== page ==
Sibling Rivalry in the Bible - Cain and Abel
The first siblings, Cain and Abel, are proof that families do not always get along. The testimony of their lives also show that sometimes it does not take two to tango but instead, jealousy can truly cause one to act irrationally and can bring about sin.
Who Were They?
Cain and Abel were the first and second sons of Adam and Eve respectively. One was a farmer and the other one was a shepherd. Both of them knew God and offered sacrifices to Him but one sacrifice was esteemed higher than the other. This is what caused the rift between the brothers and was the reason for the first murder in history.
A statue of Cain in France depicting his state of mind after killing his brother, Abel.
Am I my brother's keeper? - the question asked by Cain and a question that many siblings have thought throughout history.
Charles Spurgeon's sermon on the blood of Jesus which speaks better things than the blood of Abel
When Cain and Abel presented their sacrifices to the Lord, Abel's, which consisted of the firstborn of his flock with all of the fat, was respected by God but Cain's sacrifice, which was the fruit of the ground, was not respected by God. This made Cain angry, according to the Bible, and God warned him about it.
Yet Cain rose up and killed his brother Abel in a field and then lied to God, telling Him that he did not know where his brother was. His well known question, "Am I my brother's keeper?" is one that continues to be asked among siblings to this day.
Cain could not hide the truth from God, however, Who told him that Abel's blood had cried out to Him from the ground. The earth, God said, had opened to receive Cain's brother's blood from his hands and so the earth was cursed - it would not yield as abundantly as it did before, and Cain himself would be a "fugitive and a vagabond" (Genesis 4:12)
According to the Bible, while Abel gave of the firstborn of his flock, Cain gave the fruit of the ground.
"And in process of time it came to pass, that Cain brought of the fruit of the ground an offering unto the Lord.
And Abel, he also brought of the firstlings of his flock and of the fat thereof. And the Lord had respect unto Abel and to his offering:
But unto Cain and to his offering he had not respect. And Cain was very wroth, and his countenance fell." Genesis 4: 3-5 (K.J.V.)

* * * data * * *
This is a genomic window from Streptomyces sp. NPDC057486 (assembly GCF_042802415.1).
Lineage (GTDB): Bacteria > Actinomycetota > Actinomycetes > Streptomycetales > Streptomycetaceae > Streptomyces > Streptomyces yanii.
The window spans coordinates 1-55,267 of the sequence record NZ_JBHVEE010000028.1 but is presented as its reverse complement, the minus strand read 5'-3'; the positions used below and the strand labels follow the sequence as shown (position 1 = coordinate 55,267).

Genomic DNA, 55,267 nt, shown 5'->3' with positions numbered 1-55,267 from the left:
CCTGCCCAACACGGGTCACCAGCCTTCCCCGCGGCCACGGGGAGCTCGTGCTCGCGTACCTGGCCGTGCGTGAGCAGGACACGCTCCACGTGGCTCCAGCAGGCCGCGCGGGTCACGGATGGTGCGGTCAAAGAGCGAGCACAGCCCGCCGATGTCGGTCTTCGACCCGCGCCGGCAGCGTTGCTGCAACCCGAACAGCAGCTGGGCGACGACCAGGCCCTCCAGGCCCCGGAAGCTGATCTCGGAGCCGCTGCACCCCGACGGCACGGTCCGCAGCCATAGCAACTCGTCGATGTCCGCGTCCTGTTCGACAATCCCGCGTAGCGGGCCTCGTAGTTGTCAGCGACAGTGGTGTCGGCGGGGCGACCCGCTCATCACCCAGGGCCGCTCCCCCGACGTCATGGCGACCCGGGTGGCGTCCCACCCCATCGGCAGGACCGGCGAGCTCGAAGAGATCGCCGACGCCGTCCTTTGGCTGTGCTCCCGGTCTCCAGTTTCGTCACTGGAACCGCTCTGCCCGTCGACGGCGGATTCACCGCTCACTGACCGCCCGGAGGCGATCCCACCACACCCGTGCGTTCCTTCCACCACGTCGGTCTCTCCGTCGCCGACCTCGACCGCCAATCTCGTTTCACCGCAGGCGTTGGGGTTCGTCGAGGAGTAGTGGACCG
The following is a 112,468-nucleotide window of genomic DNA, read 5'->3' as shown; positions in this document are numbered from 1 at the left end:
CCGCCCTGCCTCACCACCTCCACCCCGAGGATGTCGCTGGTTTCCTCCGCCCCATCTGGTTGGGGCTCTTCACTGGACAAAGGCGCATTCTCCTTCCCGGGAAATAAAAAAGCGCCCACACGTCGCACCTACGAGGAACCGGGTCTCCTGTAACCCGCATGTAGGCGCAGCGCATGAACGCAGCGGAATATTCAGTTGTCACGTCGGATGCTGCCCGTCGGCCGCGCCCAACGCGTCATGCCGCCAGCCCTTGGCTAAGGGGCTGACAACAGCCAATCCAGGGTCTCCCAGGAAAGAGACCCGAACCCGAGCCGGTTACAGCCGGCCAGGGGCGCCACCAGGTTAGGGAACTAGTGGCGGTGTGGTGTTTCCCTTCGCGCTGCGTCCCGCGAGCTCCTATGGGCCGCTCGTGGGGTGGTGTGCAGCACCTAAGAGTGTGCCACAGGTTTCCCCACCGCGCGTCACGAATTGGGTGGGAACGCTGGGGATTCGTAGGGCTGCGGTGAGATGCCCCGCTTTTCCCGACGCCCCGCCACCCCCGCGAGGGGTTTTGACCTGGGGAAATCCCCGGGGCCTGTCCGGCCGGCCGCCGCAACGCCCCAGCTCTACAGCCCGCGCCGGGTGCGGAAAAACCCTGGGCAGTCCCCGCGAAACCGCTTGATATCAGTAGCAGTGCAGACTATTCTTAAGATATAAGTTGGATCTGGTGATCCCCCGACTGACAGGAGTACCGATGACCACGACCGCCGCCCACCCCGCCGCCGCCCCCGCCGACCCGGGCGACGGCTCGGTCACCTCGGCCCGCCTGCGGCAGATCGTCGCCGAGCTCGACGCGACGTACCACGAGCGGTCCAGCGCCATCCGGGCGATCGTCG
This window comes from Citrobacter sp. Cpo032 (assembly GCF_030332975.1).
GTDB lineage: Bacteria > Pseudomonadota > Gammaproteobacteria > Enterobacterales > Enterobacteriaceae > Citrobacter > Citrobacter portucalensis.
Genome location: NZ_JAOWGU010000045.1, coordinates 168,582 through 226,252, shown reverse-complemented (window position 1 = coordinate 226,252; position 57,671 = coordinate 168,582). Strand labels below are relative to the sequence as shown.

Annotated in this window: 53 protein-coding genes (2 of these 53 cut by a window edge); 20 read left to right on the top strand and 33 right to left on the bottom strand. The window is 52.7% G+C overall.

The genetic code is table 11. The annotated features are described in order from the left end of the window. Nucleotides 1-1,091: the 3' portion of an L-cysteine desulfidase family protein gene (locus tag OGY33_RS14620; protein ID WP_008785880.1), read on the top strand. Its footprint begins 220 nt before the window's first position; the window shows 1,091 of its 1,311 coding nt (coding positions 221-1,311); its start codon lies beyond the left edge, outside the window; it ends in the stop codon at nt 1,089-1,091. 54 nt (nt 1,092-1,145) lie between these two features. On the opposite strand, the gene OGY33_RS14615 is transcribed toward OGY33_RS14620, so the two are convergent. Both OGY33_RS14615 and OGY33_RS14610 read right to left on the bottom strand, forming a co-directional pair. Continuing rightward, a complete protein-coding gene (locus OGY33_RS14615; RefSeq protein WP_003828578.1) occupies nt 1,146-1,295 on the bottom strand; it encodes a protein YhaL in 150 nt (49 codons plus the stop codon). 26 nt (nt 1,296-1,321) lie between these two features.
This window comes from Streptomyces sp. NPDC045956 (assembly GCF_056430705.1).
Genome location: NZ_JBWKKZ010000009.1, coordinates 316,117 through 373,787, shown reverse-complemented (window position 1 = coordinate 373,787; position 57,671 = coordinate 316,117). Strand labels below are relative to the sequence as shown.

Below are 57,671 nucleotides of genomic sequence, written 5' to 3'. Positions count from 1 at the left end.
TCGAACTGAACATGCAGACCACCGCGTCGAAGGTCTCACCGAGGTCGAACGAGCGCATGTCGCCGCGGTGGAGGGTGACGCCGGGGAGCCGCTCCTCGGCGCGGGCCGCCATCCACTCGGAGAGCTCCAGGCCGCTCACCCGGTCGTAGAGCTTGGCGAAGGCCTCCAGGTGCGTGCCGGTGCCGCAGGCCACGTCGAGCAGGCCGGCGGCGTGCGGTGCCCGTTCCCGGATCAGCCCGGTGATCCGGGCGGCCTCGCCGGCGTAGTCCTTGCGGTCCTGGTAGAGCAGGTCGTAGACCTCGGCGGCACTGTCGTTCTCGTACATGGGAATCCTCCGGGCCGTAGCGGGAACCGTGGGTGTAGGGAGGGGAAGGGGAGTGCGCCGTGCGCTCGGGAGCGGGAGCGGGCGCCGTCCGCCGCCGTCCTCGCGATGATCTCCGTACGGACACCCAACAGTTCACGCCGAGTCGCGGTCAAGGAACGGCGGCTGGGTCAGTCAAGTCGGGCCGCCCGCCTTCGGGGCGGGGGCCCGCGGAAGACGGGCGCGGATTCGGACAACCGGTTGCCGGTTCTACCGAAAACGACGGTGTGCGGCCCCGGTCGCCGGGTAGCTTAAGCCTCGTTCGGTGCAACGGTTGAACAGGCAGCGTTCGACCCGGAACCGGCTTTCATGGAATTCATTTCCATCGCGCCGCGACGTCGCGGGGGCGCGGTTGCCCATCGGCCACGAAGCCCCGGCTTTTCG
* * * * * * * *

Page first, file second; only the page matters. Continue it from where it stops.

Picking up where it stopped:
This is perhaps the reason Cain's offering was not respected by God because they were not the firstfruits.
In the Book of Exodus, the Lord tells the children of Israel, through Moses: Thou shalt not delay to offer the first of thy ripe fruits, and of thy liquors: the firstborn of thy sons shalt thou give unto me. (Exodus 22:29)
Although the law was given after Cain's offering, it is reasonable to see that the honour given to God by Abel (he gave the Lord the best and the first) was not the same as what Cain gave (which amounted to a remainder of what he had).
Very little was said of Abel after his death but what was said showed that he was a man of good character. He is described by Jesus as a righteous man in both the book of Matthew and the book of Luke. His righteousness is also mentioned in the book of Hebrews and his blood is compared to that of Jesus' blood as Abel's blood cried out for vengeance while the blood of Jesus speaks of mercy.
What Happened to Cain?
After the death of his brother, Cain told God that his punishment was more than he could bear and he was afraid that he would be killed because of what he had done to his own brother. The Lord, therefore put a mark on Cain so that it would be a sign to all those he came across not to kill him. The Bible does not say what the mark of Cain was or where it was placed on Cain's body but some speculate that it could have been on the forehead or face since the face is the part of the body most noticed by others upon first acquaintance.
Cain settled in the land of Nod and was married. People often want to know just who was Cain's wife. Some believe that she was a woman who came from a nomadic tribe in the area of Nod because they believe that there were other peoples existing at the time of Adam and Eve and that they were simply examples in the Bible but, if we are to believe the Bible, then the only conclusion that can be made is that he married his sister or very close relative. Generations later, Abraham would marry his half-sister, Sarah and Isaac would marry his cousin, Rebekah. These marriages happened when the earth had been well-populated and so it is not very farfetched to believe that this is what happened with Cain.